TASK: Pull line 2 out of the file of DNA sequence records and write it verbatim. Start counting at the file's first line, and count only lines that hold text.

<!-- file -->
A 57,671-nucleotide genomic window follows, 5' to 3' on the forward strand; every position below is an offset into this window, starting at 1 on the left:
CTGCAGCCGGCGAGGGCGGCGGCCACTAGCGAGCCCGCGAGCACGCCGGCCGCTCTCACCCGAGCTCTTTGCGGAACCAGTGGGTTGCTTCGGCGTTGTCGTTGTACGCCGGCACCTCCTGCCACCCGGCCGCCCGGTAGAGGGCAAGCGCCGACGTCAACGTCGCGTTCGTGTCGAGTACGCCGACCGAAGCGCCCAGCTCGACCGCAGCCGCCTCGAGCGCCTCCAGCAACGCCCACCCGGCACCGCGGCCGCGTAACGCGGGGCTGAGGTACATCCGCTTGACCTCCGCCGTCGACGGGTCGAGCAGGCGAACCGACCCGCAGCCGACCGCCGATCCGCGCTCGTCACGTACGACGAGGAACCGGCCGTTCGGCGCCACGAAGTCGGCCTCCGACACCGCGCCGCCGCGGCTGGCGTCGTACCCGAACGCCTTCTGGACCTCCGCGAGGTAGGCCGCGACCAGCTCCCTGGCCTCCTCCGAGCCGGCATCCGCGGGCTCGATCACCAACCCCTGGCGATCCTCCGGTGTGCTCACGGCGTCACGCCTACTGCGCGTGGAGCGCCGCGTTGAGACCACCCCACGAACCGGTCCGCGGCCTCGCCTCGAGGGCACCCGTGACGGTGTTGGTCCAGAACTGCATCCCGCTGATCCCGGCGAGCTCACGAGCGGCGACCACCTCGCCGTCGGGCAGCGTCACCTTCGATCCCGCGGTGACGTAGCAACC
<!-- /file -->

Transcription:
CTGCAGCCGGCGAGGGCGGCGGCCACTAGCGAGCCCGCGAGCACGCCGGCCGCTCTCACCCGAGCTCTTTGCGGAACCAGTGGGTTGCTTCGGCGTTGTCGTTGTACGCCGGCACCTCCTGCCACCCGGCCGCCCGGTAGAGGGCAAGCGCCGACGTCAACGTCGCGTTCGTGTCGAGTACGCCGACCGAAGCGCCCAGCTCGACCGCAGCCGCCTCGAGCGCCTCCAGCAACGCCCACCCGGCACCGCGGCCGCGTAACGCGGGGCTGAGGTACATCCGCTTGACCTCCGCCGTCGACGGGTCGAGCAGGCGAACCGACCCGCAGCCGACCGCCGATCCGCGCTCGTCACGTACGACGAGGAACCGGCCGTTCGGCGCCACGAAGTCGGCCTCCGACACCGCGCCGCCGCGGCTGGCGTCGTACCCGAACGCCTTCTGGACCTCCGCGAGGTAGGCCGCGACCAGCTCCCTGGCCTCCTCCGAGCCGGCATCCGCGGGCTCGATCACCAACCCCTGGCGATCCTCCGGTGTGCTCACGGCGTCACGCCTACTGCGCGTGGAGCGCCGCGTTGAGACCACCCCACGAACCGGTCCGCGGCCTCGCCTCGAGGGCACCCGTGACGGTGTTGGTCCAGAACTGCATCCCGCTGATCCCGGCGAGCTCACGAGCGGCGACCACCTCGCCGTCGGGCAGCGTCACCTTCGATCCCGCGGTGACGTAGCAACC